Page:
Law Week Colorado recently featured an interesting story about employees’ use of personal email to send business-related messages. Today, nearly everyone has a personal email account as well as a business email account, and problems can arise when the two are used interchangeably.
This issue has been in the media spotlight after it was reported that Hilary Clinton used a personal email account while serving as secretary of state, which means her emails were stored on a server located outside of the State Department and could have been exposed to interception.
After many data breaches have occurred over the past few years, employers are beginning to worry about whether their employees could be exposing the business to security threats and liability by using personal email accounts for business.
According to Law Week Colorado’s report, the risk depends largely on how data-sensitive the work environment is. For example, companies that have access to sensitive information about clients such as credit card or Social Security numbers need to be especially careful.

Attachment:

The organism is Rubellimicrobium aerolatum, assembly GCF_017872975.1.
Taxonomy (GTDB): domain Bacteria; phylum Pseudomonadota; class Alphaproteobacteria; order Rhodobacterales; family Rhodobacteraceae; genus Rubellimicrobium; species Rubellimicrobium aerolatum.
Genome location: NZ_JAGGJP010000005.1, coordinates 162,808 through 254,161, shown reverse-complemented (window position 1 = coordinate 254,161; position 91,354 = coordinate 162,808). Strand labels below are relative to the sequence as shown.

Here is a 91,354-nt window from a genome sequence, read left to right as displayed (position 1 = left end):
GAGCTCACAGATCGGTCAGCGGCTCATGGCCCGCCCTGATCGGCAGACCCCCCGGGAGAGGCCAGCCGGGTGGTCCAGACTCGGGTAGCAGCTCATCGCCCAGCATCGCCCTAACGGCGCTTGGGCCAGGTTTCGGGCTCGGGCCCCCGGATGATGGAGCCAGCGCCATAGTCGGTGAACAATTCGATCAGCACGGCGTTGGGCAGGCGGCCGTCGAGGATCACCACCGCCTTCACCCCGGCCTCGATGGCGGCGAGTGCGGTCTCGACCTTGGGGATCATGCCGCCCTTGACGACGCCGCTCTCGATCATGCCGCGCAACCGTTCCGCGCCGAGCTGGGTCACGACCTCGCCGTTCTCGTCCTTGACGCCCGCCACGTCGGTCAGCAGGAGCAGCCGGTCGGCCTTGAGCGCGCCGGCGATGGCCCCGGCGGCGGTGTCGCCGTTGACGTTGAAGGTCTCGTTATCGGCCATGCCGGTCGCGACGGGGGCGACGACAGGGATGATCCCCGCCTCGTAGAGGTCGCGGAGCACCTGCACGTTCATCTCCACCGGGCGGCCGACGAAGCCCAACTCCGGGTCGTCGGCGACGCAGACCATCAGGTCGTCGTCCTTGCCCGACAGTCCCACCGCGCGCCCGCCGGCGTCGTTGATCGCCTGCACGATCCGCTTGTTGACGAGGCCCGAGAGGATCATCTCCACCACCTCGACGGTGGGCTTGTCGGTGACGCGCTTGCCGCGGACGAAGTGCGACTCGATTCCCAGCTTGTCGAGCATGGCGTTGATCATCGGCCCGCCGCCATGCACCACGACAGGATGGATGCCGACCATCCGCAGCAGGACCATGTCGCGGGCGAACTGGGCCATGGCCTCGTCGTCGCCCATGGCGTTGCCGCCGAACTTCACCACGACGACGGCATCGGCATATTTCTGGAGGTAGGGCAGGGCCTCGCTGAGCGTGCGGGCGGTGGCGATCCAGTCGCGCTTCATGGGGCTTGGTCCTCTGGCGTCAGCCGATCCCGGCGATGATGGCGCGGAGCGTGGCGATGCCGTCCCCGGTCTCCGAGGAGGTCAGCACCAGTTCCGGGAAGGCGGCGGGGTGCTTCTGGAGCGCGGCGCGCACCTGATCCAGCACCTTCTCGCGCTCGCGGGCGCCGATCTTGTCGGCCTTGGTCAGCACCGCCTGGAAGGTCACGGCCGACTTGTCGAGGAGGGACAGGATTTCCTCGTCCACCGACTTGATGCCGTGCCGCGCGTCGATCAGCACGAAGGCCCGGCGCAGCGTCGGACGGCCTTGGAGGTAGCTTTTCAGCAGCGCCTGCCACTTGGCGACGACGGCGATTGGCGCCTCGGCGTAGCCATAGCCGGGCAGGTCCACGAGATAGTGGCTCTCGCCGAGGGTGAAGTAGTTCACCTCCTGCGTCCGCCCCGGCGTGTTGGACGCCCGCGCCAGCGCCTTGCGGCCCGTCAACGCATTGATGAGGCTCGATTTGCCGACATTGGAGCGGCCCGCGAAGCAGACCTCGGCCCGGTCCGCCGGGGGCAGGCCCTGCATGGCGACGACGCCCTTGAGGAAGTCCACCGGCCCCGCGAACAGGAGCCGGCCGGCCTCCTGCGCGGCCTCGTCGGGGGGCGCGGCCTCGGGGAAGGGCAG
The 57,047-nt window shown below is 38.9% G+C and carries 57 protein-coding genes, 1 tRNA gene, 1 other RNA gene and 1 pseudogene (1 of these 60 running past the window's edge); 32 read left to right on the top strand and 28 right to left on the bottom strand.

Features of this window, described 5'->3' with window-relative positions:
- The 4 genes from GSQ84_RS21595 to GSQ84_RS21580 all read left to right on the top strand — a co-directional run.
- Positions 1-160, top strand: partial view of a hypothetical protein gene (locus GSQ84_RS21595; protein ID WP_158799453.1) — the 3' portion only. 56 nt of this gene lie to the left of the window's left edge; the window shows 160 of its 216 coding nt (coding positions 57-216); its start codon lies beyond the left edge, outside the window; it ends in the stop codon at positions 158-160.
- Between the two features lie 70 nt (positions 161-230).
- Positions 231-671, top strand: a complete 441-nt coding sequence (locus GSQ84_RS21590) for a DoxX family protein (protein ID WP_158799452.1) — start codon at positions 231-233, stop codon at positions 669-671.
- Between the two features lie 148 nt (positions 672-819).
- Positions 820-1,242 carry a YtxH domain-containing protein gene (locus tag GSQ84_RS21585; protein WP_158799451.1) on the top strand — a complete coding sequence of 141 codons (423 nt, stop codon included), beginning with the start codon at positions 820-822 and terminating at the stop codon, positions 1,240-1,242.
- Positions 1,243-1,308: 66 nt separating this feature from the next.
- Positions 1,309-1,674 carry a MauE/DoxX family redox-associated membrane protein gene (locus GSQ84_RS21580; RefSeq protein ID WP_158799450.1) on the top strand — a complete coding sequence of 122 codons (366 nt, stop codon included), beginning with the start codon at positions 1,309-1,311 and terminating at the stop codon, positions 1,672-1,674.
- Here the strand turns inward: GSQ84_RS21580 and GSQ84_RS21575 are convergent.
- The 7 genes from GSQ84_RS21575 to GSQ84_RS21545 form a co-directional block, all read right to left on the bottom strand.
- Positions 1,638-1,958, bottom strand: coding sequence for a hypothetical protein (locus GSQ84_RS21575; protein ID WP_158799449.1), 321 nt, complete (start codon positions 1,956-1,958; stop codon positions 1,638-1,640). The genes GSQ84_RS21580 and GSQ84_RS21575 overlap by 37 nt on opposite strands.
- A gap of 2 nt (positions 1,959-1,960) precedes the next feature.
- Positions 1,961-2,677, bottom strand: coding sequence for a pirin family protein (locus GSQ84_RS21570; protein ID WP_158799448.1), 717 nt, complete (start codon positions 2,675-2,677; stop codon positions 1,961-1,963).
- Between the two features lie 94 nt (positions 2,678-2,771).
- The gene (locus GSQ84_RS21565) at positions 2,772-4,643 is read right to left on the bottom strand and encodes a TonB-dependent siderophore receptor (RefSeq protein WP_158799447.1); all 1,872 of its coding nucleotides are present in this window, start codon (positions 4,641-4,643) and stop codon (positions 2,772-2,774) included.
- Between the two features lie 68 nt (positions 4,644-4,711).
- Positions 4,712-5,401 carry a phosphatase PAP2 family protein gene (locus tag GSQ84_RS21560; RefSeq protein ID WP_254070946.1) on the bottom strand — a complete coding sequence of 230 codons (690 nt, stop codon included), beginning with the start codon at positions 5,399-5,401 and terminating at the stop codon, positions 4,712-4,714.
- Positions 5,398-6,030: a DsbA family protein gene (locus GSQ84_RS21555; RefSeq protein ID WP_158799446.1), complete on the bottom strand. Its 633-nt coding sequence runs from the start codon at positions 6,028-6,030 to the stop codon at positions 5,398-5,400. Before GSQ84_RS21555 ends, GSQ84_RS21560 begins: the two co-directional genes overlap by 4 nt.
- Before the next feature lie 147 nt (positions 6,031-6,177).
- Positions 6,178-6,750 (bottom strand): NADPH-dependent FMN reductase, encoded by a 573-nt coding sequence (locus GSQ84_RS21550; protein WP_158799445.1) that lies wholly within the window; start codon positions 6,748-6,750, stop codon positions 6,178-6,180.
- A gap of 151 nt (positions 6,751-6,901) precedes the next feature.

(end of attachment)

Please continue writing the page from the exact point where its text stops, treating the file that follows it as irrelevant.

If employees are too lax with how they handle data and it breaches industry regulations, both the employee and the employer could potential face criminal consequences, an employment law attorney interviewed by Law Week Colorado said.
Additionally, the attorney pointed out that a data breach could be very bad for the company’s reputation. For example, mega-retailer Target is still trying to repair its reputation after its major data breach in 2013.
In order to keep your business’ sensitive information safe and avoid getting into trouble, it’s a good idea to set a policy for personal email usage on the job. An experienced business attorney with employment law knowledge can help you put a policy into place.